Wednesday, January 25, 2006

Mastered the Images, Not the Substance 

As Palestinians carry memories and images from recent Iraqi elections with them to the polls, they are as aware as we are that certain new democratic forms must be observed. It is no longer enough just to stand a helpless grandma in the center of the ring while Yasser Arafat pummels her senseless and then declares unanimous victory. A modern Arab democratic-style election requires more in the way of amenities: nattily dressed candidates, political rallies, election-day activism, and of course exultant purple fingers.

Well the Palestinians certainly have their candidates decked out in spiffy suits, photographed casting ballots with cultured pinkies raised higher than any authoritarian strong man would ever allow:

Senior Hamas leader Mohammed Dahlan casts his ballots inside a polling station in the Khan Younis refugee camp south of Gaza Strip January 25, 2006. Palestinians voted in their first parliamentary elections in a decade on Wednesday, a ballot that could bring the militant Islamic Hamas movement into government for the first time. REUTERS/Ibraheem Abu Mustafa
They've got the political rallies too, building grassroots support for the candidates, and also killing any stray pigeons dumb enough to fly overhead:

Palestinian militants from the al-Aqsa Martyrs Brigades hold up their weapons during a rally in support of the Fatah movement's parliamentary candidates in the West Bank city of Jenin January 19, 2006. A Palestinian suicide bomber wounded 30 people in Tel Aviv on Thursday, raising tensions six days before a Palestinian election and confronting Israeli interim Prime Minister Ehud Olmert with a major test. REUTERS/Mustafa Abu Dayeh
It's also a great sign when a society cares enough about Democracy to mount a serious election-day "Get Out The Vote (or else)" effort:

Palestinian gunmen attend the funeral of Fatah activist Yousef Hasouneh in the West Bank city of Nablus January 25, 2006. Hasouneh was shot dead on Tuesday by gunmen when he tried to prevent them from removing campaign posters. [...] REUTERS/Abed Omar Qusini
Oops, my bad. Wrong category entirely. While getting out the vote is important, this is the traditional Democratic "Parade of Party Gunmen" at pre-election funerals for murdered campaign workers -- many Westerners may not be so familiar with this ritual yet, but it grows on you. Sorry, don't know how I missed that one.

And of course, finally, the obligatory purple fingers. I'm not sure it's legal to hold an election without purple fingers anymore:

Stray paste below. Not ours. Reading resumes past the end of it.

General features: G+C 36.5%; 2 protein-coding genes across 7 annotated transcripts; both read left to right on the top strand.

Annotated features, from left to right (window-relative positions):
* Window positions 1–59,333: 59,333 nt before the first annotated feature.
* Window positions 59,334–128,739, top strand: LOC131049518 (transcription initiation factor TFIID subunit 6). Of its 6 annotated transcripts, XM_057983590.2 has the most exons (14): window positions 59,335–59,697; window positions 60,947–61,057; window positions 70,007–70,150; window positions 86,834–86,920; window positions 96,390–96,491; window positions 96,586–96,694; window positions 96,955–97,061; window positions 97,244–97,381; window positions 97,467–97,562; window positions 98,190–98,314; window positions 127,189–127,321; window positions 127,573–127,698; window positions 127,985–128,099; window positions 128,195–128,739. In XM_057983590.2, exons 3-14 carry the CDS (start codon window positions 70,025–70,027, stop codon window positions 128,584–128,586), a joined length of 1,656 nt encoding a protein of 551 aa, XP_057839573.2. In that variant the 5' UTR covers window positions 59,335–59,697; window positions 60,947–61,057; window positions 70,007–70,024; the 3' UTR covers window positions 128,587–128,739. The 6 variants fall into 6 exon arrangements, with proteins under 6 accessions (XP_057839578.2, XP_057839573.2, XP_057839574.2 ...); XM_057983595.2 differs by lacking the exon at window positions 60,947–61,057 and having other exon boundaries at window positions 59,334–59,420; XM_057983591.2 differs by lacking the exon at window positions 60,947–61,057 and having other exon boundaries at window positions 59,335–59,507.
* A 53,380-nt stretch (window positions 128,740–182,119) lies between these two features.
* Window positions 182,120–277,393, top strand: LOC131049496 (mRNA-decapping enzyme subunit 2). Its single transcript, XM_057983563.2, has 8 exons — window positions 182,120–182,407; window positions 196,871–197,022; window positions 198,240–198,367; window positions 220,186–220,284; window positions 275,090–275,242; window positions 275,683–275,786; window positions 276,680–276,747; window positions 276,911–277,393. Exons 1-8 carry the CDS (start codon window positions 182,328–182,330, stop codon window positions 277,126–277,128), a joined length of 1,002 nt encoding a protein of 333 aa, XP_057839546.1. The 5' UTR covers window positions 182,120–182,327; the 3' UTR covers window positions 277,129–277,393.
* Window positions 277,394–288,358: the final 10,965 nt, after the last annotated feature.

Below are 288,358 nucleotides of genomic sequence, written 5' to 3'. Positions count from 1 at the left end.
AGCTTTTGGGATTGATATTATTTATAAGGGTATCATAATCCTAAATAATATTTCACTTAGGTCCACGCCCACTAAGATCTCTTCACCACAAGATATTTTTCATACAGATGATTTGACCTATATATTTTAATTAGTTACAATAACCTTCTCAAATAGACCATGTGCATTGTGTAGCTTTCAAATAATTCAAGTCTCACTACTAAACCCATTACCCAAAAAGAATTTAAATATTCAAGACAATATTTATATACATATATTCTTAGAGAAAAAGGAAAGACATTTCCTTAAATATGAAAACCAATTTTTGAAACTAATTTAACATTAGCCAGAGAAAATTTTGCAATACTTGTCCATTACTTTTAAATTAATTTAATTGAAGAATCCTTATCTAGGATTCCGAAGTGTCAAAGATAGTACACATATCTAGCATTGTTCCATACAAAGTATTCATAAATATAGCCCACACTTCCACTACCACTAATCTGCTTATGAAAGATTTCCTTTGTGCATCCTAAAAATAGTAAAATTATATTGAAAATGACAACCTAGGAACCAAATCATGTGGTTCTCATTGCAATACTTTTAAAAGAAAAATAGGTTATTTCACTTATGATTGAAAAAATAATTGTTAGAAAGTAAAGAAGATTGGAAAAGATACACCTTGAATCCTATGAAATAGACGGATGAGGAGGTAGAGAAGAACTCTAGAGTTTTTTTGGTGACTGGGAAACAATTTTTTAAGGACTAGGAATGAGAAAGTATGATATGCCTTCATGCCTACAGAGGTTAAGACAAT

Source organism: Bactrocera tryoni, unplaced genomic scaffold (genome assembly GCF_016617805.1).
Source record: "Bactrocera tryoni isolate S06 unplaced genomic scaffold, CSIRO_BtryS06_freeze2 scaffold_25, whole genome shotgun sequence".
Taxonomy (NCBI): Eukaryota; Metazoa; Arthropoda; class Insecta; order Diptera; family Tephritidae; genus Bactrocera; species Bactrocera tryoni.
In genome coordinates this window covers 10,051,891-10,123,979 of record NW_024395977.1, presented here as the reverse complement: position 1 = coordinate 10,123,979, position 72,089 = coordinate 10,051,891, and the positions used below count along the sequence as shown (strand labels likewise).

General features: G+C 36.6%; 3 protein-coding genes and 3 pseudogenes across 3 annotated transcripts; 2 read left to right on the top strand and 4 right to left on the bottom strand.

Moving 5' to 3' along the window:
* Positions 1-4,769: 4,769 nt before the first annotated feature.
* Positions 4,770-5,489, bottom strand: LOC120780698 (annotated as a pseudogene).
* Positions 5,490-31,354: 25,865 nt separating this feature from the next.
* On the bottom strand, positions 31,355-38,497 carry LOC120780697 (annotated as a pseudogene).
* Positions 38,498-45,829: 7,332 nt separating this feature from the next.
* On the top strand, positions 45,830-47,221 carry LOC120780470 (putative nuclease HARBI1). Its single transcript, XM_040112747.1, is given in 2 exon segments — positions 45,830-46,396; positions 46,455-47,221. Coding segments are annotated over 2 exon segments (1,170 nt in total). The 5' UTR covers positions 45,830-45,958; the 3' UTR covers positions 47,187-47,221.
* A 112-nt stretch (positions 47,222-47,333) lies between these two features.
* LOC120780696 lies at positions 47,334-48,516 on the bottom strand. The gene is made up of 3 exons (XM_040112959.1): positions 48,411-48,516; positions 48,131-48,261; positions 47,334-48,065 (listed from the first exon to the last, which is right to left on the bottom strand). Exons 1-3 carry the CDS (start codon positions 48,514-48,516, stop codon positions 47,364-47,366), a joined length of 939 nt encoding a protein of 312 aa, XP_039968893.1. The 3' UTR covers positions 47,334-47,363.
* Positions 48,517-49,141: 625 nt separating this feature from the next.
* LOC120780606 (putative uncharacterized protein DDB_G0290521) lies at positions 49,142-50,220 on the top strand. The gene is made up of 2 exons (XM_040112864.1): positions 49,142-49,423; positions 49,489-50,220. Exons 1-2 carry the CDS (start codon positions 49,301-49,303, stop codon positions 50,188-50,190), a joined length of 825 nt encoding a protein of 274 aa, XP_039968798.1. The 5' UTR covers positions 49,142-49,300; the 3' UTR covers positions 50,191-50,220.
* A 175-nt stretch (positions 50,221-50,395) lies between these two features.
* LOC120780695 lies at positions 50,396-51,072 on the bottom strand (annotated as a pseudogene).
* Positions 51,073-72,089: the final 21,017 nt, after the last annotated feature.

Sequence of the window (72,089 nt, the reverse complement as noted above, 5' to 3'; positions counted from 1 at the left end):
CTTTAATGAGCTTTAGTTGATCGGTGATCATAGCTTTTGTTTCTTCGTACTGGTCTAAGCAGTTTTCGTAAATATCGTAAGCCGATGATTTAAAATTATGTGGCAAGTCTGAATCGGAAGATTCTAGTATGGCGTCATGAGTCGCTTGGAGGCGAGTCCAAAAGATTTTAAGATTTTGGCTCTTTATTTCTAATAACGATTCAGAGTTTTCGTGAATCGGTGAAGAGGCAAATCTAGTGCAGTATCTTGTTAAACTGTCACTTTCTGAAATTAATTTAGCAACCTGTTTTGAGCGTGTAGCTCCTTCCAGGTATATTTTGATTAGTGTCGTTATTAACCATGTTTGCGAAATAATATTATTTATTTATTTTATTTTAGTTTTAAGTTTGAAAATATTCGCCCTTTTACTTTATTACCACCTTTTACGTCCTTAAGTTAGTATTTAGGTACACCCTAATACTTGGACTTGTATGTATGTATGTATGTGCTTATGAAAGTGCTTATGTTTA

A Palestinian woman flashes a victory sign after she voted at a polling station in Gaza City January 25, 2006. [...] REUTERS/Mohammed Salem
Perhaps I'm unfairly analyzing the wrong purple-finger picture here. While this woman does exhibit a certain grim glee, she just seems to lack a certain excitement. I'm not picking up her sense of joy from the exercise of the right to choose her own path in life rather than merely select one of two competing plans to use the voters as cannon fodder. Let's check another picture, just to be fair:

Whoops, that's an Iraqi. She does seem happy though, doesn't she? How about this one instead:

An elderly Palestinian man shows his finger after voting at a polling station in the Khan Younis refugee camp south of Gaza Strip January 25, 2006. (Ibraheem Abu Mustafa/Reuters)
Where's the joy? Oh, maybe this is just another bad example. Perhaps the photographer accidentally snapped this voter's picture at the precise moment he realized his colostomy bag needed changing. Who knows?

Obviously, I'm just a non-Palestinian blogger with no awareness of what's really going on there. I suppose I should hope that, contrary to the photos I'm seeing, most Palestinian voters really are overjoyed with the opportunity to choose between holy war waged in the name of Allah, and the same war waged in the name of Arafat. Perhaps if Palestinian voters really do share that sense of exhiliration the Iraqis displayed when they finally had a chance to vote for a post-Saddam way of life, then there is a chance they will truly measure what they get over the next few years, and perhaps in the "next election" -- we can only hope -- they will choose a life. And of course I do hope my cynicism is entirely misplaced and a Fatah-Hamas coalition government, giddy on the fumes of democracy, will shortly usher in an era of regional peace. Yup.

In the meantime, if you want to get a better idea of what's really going on at the Palestinian polls, check out Patrick Belton at Oxblog who is on the scene.

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